Paul Clarke/CC BY-SA 4.0, commons.wikimedia.org/w/index.php?curid=37435469
Earlier this month, Sir Tim Berners-Lee wrote an open letter expressing his concerns about the evolution of his invention, the World Wide Web. (Interestingly, he writes the term all in lowercase.)
It wasnâ€™t just about â€˜fake newsâ€™, which is how the media have reported it. His first concern was, in fact, about our losing control over our personal data, and determining when and with whom we share them. Itâ€™s something Iâ€™ve touched on regularly since 2011, when Google breached its own stated policies over user-preference collection for advertising purposes, something that Facebook appears to be following suit with mid-decade. This was long before Edward Snowden blew the lid on his governmentâ€™s monitoring, something thatâ€™s happening to citizens of other occidental nations, too.
Sir Tim writes, â€˜Through collaboration withâ€”or coercion ofâ€”companies, governments are also increasingly watching our every move online, and passing extreme laws that trample on our rights to privacy. In repressive regimes, itâ€™s easy to see the harm that can be causedâ€”bloggers can be arrested or killed, and political opponents can be monitored. But even in countries where we believe governments have citizensâ€™ best interests at heart, watching everyone, all the time is simply going too far. It creates a chilling effect on free speech and stops the web from being used as a space to explore important topics, like sensitive health issues, sexuality or religion.â€™
But the one that struck me as very pertinent to publishing is Sir Timâ€™s second point. Itâ€™s the one that most news outlets seized on, linking it back to â€˜fake newsâ€™, a term now corrupted by the executive branch of the US Government when attacking coverage that it doesnâ€™t like. However, Sir Timâ€™s points were far broader than that. And itâ€™s evident how his first point links to his second.
Itâ€™s not hard to see that there is biased coverage on both the right and right wings of US politics (interestingly, they call it left and right), although Sir Tim points to how â€˜a handful of social media sites or search enginesâ€™ show us the things that appeal to our own biases through their algorithms. â€˜Fake newsâ€™ then spreads through these algorithms because they play to our prejudices. He writes, â€˜those with bad intentions can game the system to spread misinformation for financial or political gain.â€™ These sites are able to determine what we see based on the data weâ€™ve given them, willingly or unwillingly.
Itâ€™s so far from the ideals of the World Wide Web that itâ€™s sad that the medium, which was once so expansive and inspirational as we surfed from one site to the next to read and absorb information, has come to this: a tool for becoming more insular, the first path to the idiocracy.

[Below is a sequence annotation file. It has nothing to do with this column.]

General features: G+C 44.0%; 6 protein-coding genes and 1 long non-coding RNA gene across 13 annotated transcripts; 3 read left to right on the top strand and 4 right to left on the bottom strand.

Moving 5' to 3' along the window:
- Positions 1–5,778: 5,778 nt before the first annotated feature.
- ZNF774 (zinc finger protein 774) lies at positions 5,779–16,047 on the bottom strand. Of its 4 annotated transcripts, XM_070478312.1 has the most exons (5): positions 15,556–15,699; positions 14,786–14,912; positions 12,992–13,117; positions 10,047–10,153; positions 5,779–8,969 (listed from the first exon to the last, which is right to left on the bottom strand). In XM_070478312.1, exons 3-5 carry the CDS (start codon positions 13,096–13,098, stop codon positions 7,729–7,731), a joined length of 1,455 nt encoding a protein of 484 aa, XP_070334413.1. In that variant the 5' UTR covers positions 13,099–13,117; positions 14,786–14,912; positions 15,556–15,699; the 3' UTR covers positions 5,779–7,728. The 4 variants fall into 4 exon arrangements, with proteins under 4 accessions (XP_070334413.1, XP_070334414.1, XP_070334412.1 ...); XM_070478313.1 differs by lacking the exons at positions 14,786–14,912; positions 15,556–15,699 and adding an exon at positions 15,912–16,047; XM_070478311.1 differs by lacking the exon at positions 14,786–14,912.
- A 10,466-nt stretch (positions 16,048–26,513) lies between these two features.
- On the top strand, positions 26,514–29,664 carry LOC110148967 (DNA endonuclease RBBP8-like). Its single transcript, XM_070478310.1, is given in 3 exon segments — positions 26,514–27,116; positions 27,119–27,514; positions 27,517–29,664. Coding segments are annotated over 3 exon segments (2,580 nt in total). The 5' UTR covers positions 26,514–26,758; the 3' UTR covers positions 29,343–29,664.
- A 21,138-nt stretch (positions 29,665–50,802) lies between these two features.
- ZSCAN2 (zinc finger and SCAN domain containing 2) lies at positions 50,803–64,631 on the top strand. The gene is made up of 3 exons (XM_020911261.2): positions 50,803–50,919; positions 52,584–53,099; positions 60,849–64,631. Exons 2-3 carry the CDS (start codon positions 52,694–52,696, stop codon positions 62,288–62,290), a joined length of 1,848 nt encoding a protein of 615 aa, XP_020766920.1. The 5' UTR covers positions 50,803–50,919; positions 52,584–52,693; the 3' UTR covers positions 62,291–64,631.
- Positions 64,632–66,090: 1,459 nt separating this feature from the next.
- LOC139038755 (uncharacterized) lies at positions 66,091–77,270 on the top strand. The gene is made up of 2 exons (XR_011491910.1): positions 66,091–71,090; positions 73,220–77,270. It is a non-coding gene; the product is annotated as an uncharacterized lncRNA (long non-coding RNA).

Google, as I wrote last year, biases itself toward larger sites, no longer rewarding the media outlet that breaks a news item. The incentive to be that maverick medium is, therefore, lessened greatly online, because the web isnâ€™t being ranked on merit by the largest player in the search-engine business. Itâ€™s why Duck Duck Go, which doesnâ€™t collect user data, gives search results that are generally fairer. We think itâ€™s important to learn alternative viewpoints, especially in politics, otherwise the division that we already see in some countries will only deepenâ€”and at worst this can lead to war. In peacetime countries, a compatriot with opposing political thoughts is not our enemy.
Facebookâ€™s continued data collection of user preferences is also dangerous. Even after users opt out, Facebookâ€™s ad preferencesâ€™ page demonstrates that it will keep collecting. Whether or not Facebook then uses these preferences is unknownâ€”certainly Facebook itself clams upâ€”but since the site reports journalists who alert them to kiddie porn, kicks off drag queens after saying they wouldnâ€™t, and forces people to download software in the guise of malware detection, who knows if any of Facebookâ€™s positions are real or merely â€˜fake newsâ€™? Knowing the misdeeds of sites like Facebookâ€”and Google which itself has been found guilty of hackingâ€”do they actually deserve our ongoing support?
Of course I have an interest in getting people to look beyond the same-again players, because I run one media outlet that isnâ€™t among them. But we have an interest to seek information from the independents, and to support a fair and neutral internet. We may learn an angle we hadnâ€™t explored before, or we may find news and features others arenâ€™t covering. Better yet, we may learn alternative viewpoints that break us out of our prejudices. Surely we canâ€™t be that scared of learning about alternatives (maybe one that is better than what we believe), or having a reasoned debate based on fact rather than emotion or hatred? And if you are sharing on social media, do you want to be one of the sheep who uses the same click-bait as everyone else, or show that youâ€™re someone whoâ€™s capable of independent thought?
It shouldnâ€™t be that difficult to distinguish fake-news sites from legitimate media (even though the line gets blurred) by looking at how well something is subedited and how many spelling mistakes there are. Perhaps the headlines are less emotive. There is a tier of independent media that deserves your support, whether it is this site or many competing ones that weâ€™ve linked ourselves. Going beyond the same-again sources can only benefit us all.